There were others, outside of the Postal bubble who helped though: “The support I received from Dawn Polay, Piero Boccarossa, and Lory Testasecca who vouched for me with their affidavits about the hospital room; my mom who supported us wholeheartedly and my kids who had to put up with a lot as I tried to clear my name. Kathy LeMond has always been there too, someone I could always rely on; and countless strangers on the internet who didn't know me but believed me - you know who you are.”

“Even though I would have a beef with all these people coming forward now and saying how sorry they are now I don’t really buy that they’re sorry,” she says.

“I buy that they’re sorry they were going to be ‘outed’. They could have chosen to lie but they told the truth. So I’m supportive of that too. It’s the classic, you don’t say you’re sorry until you get caught. You’re only contrite after you’ve made your millions and when you’re compelled to tell the truth.”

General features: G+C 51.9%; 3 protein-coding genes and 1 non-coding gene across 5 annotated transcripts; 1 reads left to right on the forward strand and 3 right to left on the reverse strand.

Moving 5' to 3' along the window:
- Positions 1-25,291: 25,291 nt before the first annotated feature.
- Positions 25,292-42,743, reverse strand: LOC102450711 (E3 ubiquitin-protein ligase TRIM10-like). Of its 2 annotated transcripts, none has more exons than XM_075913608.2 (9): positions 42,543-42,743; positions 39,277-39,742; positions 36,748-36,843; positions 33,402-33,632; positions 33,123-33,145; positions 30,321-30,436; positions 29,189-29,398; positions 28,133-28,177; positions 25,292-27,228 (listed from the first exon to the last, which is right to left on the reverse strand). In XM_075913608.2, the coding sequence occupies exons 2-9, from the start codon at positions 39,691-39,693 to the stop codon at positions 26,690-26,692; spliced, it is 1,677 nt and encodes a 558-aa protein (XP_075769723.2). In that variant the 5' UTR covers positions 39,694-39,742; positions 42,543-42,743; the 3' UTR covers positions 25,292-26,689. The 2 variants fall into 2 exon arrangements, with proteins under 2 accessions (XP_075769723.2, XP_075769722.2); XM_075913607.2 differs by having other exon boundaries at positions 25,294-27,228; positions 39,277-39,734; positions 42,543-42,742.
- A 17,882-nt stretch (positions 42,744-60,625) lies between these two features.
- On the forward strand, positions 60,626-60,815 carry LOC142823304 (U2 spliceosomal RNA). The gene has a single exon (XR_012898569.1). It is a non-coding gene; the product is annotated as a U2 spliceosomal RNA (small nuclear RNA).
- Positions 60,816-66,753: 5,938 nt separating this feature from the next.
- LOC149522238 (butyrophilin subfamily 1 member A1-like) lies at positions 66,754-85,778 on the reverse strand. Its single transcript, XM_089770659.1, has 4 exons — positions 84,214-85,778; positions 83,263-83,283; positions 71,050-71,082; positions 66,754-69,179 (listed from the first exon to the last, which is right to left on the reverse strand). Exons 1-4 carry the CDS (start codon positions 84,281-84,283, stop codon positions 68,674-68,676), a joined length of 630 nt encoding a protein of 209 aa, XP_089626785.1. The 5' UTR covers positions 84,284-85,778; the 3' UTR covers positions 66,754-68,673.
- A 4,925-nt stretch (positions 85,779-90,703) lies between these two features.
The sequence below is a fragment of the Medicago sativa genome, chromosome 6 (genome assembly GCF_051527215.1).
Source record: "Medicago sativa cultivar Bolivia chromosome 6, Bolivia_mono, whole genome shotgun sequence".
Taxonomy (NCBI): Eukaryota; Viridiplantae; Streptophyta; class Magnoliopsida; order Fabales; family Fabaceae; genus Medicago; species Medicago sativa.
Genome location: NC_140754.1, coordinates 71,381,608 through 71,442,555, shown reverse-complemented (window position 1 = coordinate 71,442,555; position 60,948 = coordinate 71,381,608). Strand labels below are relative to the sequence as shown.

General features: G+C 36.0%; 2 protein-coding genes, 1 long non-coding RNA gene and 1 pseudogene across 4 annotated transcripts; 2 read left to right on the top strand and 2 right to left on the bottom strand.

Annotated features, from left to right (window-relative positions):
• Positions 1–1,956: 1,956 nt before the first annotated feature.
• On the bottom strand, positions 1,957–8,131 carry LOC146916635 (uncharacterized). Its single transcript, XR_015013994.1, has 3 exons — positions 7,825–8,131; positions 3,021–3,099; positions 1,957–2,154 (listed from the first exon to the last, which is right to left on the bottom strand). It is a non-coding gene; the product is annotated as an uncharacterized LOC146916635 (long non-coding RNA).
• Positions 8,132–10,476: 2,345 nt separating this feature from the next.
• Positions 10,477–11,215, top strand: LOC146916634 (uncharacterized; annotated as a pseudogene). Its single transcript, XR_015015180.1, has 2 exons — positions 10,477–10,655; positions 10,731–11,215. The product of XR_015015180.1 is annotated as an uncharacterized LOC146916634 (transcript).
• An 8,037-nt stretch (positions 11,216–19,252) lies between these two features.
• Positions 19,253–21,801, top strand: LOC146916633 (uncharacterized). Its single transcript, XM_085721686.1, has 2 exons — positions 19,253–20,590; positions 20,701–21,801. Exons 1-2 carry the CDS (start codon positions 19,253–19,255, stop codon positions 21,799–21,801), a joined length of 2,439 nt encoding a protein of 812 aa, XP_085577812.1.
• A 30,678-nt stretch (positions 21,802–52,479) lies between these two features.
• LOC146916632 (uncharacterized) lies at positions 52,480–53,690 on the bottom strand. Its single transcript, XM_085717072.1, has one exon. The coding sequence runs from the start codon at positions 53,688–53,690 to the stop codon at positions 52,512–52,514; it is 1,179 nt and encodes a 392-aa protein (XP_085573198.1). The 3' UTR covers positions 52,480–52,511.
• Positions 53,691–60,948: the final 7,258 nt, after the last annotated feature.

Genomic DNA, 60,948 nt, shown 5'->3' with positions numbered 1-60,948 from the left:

“I’m grateful but man they didn’t really care about the truth when we were trying to get it out there. They just didn’t care. The one that was hardest was George because we were so incredibly close to him. When he just lambasted me in a email to Frankie, about me bringing down the sport that tells you he had no intention of ever coming forward. He was content.”

“Of all the guys Frankie has ever ridden with, two people supported Frankie. One was Greg LeMond, the other was JV. JV was the only teammate, the only one, who supported us from the very beginning through this thing. Frankie even told me that JV hated the doping culture as much as Frankie did. Maybe they were the sacrificial lambs. You had guys like Bassons, who never had a career because of all this, and the you had people like Frankie and JV whose careers were essentially killed because they wouldn’t get on the comprehensive doping programme and wouldn’t see [Doctor] Ferrari.